Get funky and get out
I will be 44 in May. Older than most of the teachers who seemed like old farts when I started in my early twenties, I nevertheless feel like one of the young ones. There have been too few real young ones over the past decade or so to make me feel any different. Every seven years or so, an early retirement deal too tempting for almost anyone over 50 to ignore gets plonked on the table.
As a result, there are not that many teachers significantly older than me at my place either, but I've spent too long being a young one to start feeling like an old one. Actually, we're all 44 or as near as damn it, and the chances of another package being served up in another seven years are about the same as my chances of getting a part in Coronation Street as Emily Bishop's toy boy.
I am a long way from being the first person to flag up the potential catastrophe facing teaching in a few years and I am aware that the number of college places for trainees is on the increase. How, though, do we get the right people into the job?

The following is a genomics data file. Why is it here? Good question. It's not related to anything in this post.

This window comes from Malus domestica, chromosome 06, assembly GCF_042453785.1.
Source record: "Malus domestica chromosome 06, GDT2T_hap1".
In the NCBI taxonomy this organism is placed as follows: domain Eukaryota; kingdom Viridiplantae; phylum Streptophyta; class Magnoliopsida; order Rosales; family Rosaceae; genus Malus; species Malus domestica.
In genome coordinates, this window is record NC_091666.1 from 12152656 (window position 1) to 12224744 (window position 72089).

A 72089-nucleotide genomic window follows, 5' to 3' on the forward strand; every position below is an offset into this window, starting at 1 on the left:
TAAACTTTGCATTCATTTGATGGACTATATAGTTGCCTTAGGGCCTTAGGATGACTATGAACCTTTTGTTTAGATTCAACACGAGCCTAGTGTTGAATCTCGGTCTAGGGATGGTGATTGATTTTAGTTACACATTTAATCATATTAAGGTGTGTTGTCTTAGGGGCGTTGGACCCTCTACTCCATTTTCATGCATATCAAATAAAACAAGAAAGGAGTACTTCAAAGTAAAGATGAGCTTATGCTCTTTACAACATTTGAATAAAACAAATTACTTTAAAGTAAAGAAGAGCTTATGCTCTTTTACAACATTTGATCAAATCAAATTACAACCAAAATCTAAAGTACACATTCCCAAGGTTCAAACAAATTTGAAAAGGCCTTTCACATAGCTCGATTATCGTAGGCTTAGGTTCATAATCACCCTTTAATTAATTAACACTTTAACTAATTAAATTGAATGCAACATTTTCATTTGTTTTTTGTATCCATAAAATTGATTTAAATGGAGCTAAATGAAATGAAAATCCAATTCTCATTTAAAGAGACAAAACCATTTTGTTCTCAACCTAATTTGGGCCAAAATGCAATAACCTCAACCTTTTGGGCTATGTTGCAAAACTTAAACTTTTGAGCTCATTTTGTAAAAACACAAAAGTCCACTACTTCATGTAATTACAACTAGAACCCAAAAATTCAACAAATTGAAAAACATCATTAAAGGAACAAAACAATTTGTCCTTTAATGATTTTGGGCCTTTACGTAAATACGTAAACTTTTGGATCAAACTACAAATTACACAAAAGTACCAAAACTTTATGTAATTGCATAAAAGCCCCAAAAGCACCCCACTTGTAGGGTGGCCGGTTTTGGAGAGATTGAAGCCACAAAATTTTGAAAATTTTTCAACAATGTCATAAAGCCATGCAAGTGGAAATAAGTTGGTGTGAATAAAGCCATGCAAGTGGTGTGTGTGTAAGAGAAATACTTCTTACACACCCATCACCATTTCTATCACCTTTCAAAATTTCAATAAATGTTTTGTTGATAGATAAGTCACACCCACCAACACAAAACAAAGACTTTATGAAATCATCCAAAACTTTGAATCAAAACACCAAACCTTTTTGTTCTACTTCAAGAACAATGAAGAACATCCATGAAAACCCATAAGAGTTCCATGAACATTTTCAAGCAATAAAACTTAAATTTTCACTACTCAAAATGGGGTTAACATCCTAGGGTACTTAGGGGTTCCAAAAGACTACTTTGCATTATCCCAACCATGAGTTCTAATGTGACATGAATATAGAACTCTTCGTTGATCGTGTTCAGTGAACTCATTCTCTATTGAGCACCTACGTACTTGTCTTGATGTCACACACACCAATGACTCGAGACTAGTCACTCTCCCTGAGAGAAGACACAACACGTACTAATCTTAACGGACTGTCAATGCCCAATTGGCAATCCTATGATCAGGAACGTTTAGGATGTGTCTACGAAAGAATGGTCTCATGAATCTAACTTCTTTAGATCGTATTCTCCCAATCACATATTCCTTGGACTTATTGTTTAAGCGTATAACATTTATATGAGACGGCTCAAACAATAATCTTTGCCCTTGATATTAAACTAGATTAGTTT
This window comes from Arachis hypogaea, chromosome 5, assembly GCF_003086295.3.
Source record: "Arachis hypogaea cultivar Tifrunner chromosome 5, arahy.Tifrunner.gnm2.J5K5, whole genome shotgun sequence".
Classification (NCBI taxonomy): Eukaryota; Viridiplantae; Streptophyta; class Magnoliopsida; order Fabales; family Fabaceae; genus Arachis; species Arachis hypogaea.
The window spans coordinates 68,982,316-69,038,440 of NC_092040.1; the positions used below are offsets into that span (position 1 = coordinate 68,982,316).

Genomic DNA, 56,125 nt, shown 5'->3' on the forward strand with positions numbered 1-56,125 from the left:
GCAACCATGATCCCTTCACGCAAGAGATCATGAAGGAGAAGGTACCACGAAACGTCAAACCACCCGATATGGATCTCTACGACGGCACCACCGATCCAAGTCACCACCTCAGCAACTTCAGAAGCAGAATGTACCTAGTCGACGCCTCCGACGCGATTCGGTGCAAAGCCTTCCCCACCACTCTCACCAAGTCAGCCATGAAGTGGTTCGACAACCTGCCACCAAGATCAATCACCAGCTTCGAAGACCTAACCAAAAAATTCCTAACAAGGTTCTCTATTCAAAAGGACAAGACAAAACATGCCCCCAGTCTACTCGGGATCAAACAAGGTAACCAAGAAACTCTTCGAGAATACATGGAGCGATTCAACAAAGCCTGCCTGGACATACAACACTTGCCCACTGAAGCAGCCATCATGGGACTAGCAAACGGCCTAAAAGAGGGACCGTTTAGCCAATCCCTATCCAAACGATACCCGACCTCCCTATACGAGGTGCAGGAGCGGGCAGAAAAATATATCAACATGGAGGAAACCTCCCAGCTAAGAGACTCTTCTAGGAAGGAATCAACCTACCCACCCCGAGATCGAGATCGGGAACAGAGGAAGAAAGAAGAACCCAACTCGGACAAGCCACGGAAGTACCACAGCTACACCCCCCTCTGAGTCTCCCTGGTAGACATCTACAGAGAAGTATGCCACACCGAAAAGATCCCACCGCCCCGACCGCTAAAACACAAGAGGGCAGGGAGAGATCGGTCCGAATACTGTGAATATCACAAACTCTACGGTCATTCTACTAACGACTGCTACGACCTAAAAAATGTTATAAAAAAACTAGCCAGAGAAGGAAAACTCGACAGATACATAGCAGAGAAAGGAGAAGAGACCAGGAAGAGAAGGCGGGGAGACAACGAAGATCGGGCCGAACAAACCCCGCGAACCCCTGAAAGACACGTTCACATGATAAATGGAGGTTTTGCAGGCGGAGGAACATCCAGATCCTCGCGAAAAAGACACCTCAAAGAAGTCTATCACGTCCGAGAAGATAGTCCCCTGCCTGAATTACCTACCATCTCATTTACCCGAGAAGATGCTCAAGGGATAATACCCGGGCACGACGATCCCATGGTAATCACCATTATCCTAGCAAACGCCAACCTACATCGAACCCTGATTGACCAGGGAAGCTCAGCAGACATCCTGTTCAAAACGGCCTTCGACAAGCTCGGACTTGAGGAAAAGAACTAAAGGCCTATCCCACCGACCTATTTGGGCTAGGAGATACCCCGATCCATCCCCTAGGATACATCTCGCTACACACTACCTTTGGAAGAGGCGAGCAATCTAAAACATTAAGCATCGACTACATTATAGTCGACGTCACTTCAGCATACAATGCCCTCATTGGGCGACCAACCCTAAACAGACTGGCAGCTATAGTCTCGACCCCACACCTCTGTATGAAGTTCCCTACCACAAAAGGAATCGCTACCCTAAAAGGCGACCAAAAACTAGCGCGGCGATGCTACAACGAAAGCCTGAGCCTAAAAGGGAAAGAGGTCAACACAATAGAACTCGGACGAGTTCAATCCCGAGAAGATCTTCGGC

Every teacher who doesn't want to be propped up against the interactive whiteboard face until 65 has a vested interest in bolstering recruitment. I think we should do what the universities do to boost their numbers. Uni science departments will come out and give a funky presentation to your kids, stopping short only of subliminal messages to convince them that they'll enjoy astrophysics with rock music at the University of Auchtermuchty.
We should be out there doing funky presentations to final year students, convincing them that they will enjoy presenting Intermediate 2 physics (without rock music) to class 5B on a Thursday afternoon. Actually, I do enjoy presenting Intermediate 2 physics to class 5B on a Thursday afternoon. (Reader's voice: "Why are you buggering off to the advisory service for a year then?") Unfortunately, bad newspapers and increased workload have made expressing a liking for any part of teaching into the love that dare not speak its name.
Get caught enthusing about teaching and you'll be thrown out of the lodge.
And yet the young ones - the real young ones, not the delusionally young - are enthusiastic. This could be the chance they have been waiting for. Now, when overheard being upbeat and positive, they can always claim to be rehearsing a speech to ensnare the latest eager graduates so that the rest of us can quietly go to pasture while we still have our own teeth.
Gregor Steele likes teaching 5B on a Tuesday too.